James Kretchmar, CTO of Akamai Technologies, discusses how to ease the pressures of new technologies on the Internet
More and more technologies look to disrupt the Internet, but pressure must be managed.
It’s hard to fathom that the Internet was born only 50 years ago considering that, today, we are using it in ways that seemed inconceivable when it was created. This has of course been amplified over the past few months as we’ve seen our reliance on the Internet reach new heights. With lockdowns imposed across the world, we found ourselves living online – whether ordering dinner to our door, watching the latest film on a streaming service instead of going to the cinema, or catching up with friends virtually.
Now, more than ever, we rely on the Internet to distribute extremely high value, high quality content – and this is only going to increase. According to the Cisco Annual Internet Report 2018-2023, the number of Internet users is expected to reach 5.3 billion by 2023, up from 3.9 billion in 2018.
At the same time, we’re in the midst of another Internet evolution. While AI, cloud, IoT and 5G may feel like buzzwords, the impact of these technologies is very real and will add even more pressure to the system. Therefore, with so much still ahead of us – both in terms of usage and technologies – we need to look at what must be done to ensure we maintain the speed, quality and resiliency that consumers now demand.
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The reality of new technologies
One constant we have witnessed over the history of the Internet is that when underlying technologies improve, the new experiences they enable quickly follow, taking full advantage of the new technology and pushing it to its limits.
As more and more devices are able to connect to the Internet at ever higher speeds, including through 5G connectivity, the demand for online content will grow dramatically. Much of this traffic will be video-heavy and delivered in high definition. For example, Analysys Mason predicts that 5G will be a significant enabler of cloud gaming due to the lower latencies and higher speeds it offers. Video delivered at faster frame rates and the need for 360-degree content for the growing use of AR and VR is likely to result in around four times as much traffic as typical video.
Another example is streaming of live sports events. The 2019 VIVO Indian Premier League cricket tournament set records for reported online viewership, exceeding the total 2018 viewership within the first three weeks of the 2019 tournament. In fact, the final saw 18.6 million concurrent viewers, an increase of 80% over the previous year – and with 91% watching via mobile. These are impressive numbers but as the GSMA reports, over 430 million people in India have access to mobile Internet. Online viewership in the country, and around the world, is only set to increase.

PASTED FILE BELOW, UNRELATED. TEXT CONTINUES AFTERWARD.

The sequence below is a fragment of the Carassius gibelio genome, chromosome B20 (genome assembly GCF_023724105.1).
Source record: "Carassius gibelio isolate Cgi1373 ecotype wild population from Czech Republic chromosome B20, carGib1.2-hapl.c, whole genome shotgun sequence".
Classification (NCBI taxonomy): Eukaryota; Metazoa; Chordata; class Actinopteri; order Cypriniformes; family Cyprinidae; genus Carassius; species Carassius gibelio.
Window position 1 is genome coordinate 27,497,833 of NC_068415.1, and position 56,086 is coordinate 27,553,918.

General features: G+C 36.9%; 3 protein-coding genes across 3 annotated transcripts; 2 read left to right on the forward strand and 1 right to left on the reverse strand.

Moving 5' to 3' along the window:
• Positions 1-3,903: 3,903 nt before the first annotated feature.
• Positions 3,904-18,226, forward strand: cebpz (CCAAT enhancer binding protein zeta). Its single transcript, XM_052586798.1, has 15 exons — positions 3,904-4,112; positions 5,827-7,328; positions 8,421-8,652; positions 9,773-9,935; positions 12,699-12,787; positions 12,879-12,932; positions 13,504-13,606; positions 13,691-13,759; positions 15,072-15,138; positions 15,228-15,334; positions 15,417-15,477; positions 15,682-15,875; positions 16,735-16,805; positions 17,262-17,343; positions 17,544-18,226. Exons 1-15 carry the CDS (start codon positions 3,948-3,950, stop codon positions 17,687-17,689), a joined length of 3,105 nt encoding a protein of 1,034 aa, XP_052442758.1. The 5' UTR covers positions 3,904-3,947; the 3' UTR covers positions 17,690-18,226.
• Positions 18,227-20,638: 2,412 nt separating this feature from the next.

However, while improved mobile connectivity may be a driver for the adoption of online streaming, it will not solve all of the challenges of content delivery. For example, live sporting events create enormous spikes in traffic – particularly during critical moments of long duration games. This is not something that faster links alone can solve.
The edge will see us through
The Internet, in its earliest conception, imagined that content would flow from a single source directly to the intended recipients, no matter how far away, or how large the audience. However, it soon became apparent that this architecture could not support some of the most popular online content. Users connecting over long distances to centralised servers would often encounter congestion due to bottlenecks. They would suffer poor quality experiences as the Internet struggled to provide reliability over what is inherently an unreliable underlying technology. Static server deployments would become overloaded with unexpected traffic surges. Unfortunately, faster Internet doesn’t help these problems; it makes them worse.
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Over time, a number of significant advancements have been made to the protocols and systems that comprise the Internet, but the most key technology for delivering high quality, reliable experiences is still dispatching content from the edge of the Internet itself. An intelligent edge platform is by its very nature highly-distributed. It delivers content to users from a server that’s close-by, avoiding bottlenecks and congestion on the Internet, and reducing the load on the servers hosting the content. This makes it possible to deliver higher definition video without glitches, load websites without delays and download software in a fraction of the time. The intelligent edge is also programmable, so that organisations can make dynamic decisions in serving content while maintaining the lowest latency possible to the end-user.
The prospect of a higher quality, faster Internet is exciting and it will enable new experiences we have not yet imagined. But remember, 5G won’t make your website any faster unless your site is on the edge, where the end users are.